English, Human Rights How the Development Goals failed education in developing countries
School in Malekula Island. Photo: Connor Ashleigh for AusAID / Creative Commons / Flickr

How the Development Goals failed education in developing countries

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The Millennium Development Goals (MDGs) were elaborated by the United Nations in 2000, aiming to end poverty and inequalities worldwide by 2015, by focusing on eight specific targets: (1) eradicate extreme poverty and hunger; (2) achieve universal primary education; (3) promote gender equality and empower women; (4) reduce child mortality; (5) improve maternal health; (6) combat HIV/AIDS, malaria and other diseases; (7) ensure environmental sustainability; and (8) develop a global partnership for development. One of the most successful targets has been MDG number two, since school enrolment having increased by 57 million worldwide between 2000 and 2011. Nevertheless, despite this impressive increase, the number of well-educated children in developing countries has not seen the same improvement.

As argued by the professors from the Massachusetts Institute of Technology (MIT) and authors of Poor Economics, Abhijit Banerjee and Ester Duflo, even in middle-income countries-which directed massive funds and integrated education into large social programmes-the ultimate goal of bringing quality of education for all is far from being achieved. If enrolment increased, why hasn’t the quality of education followed? First, the MDGs were conceptualised by international actors who lacked the contextual knowledge of developing countries. As specialist Michael Edwards argues, ‘conventional approaches to development research and practice value the technical knowledge of the ‘outside expert’ over the indigenous knowledge of people being ‘studied’ or ‘helped’’. Second, increasing enrolment only was easier and cheaper than promoting actual quality education, which was interesting for many politicians in developing countries.

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In May 1996, OECD’s countries presented the Shaping the 21st Century: The Contribution of Development Co-operation, a report on future actions to promote development and reduce poverty worldwide. This document was followed by the Millennium Declaration in 2000, where leaders of 149 countries committed to reducing poverty by 2015 through the eight set Millennium Development Goals. Although the MDGs were agreed by Heads of States from these countries, they were conceptualised by the members of the OECD countries, UN and World bank officials.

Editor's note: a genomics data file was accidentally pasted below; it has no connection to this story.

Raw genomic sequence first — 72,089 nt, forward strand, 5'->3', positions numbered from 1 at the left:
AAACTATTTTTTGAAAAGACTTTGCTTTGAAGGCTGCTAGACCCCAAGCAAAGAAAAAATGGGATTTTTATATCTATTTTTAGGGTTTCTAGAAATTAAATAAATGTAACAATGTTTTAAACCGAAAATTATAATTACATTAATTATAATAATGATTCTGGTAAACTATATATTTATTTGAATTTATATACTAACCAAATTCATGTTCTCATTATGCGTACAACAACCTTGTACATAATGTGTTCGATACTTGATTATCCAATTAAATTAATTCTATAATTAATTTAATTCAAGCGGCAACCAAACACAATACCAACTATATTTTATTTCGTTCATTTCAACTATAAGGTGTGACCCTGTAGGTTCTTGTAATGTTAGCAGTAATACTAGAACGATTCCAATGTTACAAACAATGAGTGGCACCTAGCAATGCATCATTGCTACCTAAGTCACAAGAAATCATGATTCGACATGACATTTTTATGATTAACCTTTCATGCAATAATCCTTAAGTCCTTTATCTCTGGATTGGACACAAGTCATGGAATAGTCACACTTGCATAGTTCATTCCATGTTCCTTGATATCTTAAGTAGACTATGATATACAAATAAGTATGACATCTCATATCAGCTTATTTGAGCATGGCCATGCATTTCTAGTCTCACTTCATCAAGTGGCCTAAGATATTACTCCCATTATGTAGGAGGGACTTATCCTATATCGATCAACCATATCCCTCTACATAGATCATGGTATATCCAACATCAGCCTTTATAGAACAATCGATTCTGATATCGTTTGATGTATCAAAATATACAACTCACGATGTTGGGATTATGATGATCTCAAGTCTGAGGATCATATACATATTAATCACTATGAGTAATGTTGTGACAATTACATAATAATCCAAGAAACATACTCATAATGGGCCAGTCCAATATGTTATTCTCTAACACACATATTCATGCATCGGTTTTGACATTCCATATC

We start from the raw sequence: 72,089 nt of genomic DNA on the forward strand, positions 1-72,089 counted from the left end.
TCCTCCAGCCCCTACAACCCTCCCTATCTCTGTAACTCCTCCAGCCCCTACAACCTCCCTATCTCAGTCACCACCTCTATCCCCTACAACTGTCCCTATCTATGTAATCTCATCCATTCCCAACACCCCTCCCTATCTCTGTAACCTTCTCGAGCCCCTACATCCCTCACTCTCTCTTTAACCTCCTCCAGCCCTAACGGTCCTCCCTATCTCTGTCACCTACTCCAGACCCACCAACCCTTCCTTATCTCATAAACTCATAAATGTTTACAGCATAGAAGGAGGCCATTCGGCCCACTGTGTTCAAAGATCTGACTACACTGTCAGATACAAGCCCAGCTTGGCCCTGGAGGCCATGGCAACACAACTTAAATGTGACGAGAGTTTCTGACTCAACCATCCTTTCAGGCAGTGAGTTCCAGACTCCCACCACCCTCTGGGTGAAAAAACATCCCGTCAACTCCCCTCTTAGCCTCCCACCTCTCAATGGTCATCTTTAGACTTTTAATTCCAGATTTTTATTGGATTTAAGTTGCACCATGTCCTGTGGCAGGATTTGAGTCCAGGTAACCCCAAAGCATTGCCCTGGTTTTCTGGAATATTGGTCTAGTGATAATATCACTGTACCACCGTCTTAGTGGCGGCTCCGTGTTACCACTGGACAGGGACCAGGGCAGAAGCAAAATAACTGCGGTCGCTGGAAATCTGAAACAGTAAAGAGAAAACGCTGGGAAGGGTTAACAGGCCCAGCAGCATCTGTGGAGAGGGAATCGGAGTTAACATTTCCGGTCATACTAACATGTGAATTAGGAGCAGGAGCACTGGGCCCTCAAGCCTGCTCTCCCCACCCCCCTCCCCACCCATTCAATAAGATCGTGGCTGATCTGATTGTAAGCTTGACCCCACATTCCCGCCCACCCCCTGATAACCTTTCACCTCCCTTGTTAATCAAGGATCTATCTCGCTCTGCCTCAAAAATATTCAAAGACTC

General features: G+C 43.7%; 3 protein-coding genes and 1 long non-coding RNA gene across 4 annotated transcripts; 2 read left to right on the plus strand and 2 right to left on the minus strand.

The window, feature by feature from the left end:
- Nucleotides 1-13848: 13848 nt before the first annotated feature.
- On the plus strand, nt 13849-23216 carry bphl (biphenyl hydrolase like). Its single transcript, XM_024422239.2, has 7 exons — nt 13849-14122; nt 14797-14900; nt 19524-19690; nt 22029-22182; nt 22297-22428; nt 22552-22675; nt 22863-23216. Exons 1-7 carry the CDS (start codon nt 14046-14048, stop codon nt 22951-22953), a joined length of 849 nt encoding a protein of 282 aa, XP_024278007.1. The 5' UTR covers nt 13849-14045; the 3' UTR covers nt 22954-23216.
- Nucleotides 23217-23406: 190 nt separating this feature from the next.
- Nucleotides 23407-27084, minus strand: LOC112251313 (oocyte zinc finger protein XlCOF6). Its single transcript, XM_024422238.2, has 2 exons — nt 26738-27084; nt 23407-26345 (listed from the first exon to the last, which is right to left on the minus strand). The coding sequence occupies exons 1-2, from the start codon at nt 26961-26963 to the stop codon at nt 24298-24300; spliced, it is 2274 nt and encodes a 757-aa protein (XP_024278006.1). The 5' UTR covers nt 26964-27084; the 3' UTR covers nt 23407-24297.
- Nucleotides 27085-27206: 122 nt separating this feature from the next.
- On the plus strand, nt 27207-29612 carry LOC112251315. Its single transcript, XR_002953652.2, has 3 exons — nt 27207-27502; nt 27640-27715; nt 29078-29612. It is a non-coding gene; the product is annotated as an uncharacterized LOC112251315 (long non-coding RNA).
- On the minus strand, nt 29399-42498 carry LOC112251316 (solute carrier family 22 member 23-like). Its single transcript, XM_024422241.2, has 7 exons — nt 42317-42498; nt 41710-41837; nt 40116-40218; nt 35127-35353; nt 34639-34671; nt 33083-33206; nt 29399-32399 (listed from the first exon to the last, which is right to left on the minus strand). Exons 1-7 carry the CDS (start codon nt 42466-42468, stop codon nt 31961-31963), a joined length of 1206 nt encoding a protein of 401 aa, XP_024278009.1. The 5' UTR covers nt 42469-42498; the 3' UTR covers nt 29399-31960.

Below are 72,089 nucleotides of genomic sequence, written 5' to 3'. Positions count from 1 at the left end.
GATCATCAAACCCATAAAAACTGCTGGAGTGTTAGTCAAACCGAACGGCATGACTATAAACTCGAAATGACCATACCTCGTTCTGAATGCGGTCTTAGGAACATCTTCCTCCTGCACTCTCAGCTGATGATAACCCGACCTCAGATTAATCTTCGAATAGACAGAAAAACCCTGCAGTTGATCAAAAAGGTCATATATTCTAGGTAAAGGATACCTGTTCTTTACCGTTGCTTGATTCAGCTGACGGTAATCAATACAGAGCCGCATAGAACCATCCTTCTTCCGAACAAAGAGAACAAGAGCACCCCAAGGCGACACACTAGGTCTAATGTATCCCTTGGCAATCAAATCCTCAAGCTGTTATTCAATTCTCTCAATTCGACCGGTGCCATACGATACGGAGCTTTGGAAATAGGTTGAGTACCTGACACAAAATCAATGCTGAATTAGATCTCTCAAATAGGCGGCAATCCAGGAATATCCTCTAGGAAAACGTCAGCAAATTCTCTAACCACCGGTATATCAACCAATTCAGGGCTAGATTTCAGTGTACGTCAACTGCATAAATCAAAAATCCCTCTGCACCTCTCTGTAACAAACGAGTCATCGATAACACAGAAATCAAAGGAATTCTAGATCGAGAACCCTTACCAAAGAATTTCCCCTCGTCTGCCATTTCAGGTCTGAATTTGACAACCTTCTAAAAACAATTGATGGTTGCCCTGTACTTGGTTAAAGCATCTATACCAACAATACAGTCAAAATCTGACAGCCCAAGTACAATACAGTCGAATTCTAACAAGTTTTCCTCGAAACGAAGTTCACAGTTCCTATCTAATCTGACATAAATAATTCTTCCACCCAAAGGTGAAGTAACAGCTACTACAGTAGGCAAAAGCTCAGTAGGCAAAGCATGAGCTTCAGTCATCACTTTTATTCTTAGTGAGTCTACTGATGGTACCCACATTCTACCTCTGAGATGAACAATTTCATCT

The way the Education MDG was phrased demonstrates a clear lack of understanding of problems in the education systems of developing countries. As Banerjee and Duflo argue, ‘somewhat bizarrely, the issue of learning is not very prominently positioned in international declarations: The Millennium Development Goals do not specify that children should learn anything in school’. What those who conceptualised the MDGs did not consider was that in most low and middle-income countries, education systems are extremely flawed and increasing enrolment has a more negative than positive impact.

Strategies for international development are usually elaborated in a top-down way, with external actors constantly dictating which and how policies should be implemented in developing countries. This can be seen in the education MDG, where there was little consideration to the problems in education systems from developing countries that would act as hurdles in the process of translating an increase in enrolment into well-educated students.

It is also necessary to develop a strategies to keep students in school since in countries like Turkey, only 50 per cent of the students enrolled in primary education manage to reach Grade 8. In countries like India, Kenya and Pakistan, where national surveys took place to monitor the learning outcomes of investments in education, it was discovered that children were going to school and graduating without learning the most basic skills such as reading and writing a sentence or doing simple math.

It is possible to see in the Table bellow how the indicators show a significant proportional increase in school enrolment, but not in youth and adult literacy. Furthermore, it can also be argued that in many countries, being literate does not necessarily mean to be functional literate[1]. Thus, by targeting an increase in enrolment rates, the MDGs ended up paying little attention to improving aspects that could lead to school retention and functional literacy, such as more qualified teachers, better curriculum, school facilities etc.

Table 1: Progress towards the six Education for All goals in Latin America and the Caribbean

Source: Latin America Factsheet on EFA Global Monitoring Report (UNESCO, 2013)

Source: Latin America Factsheet on EFA Global Monitoring Report (UNESCO, 2013)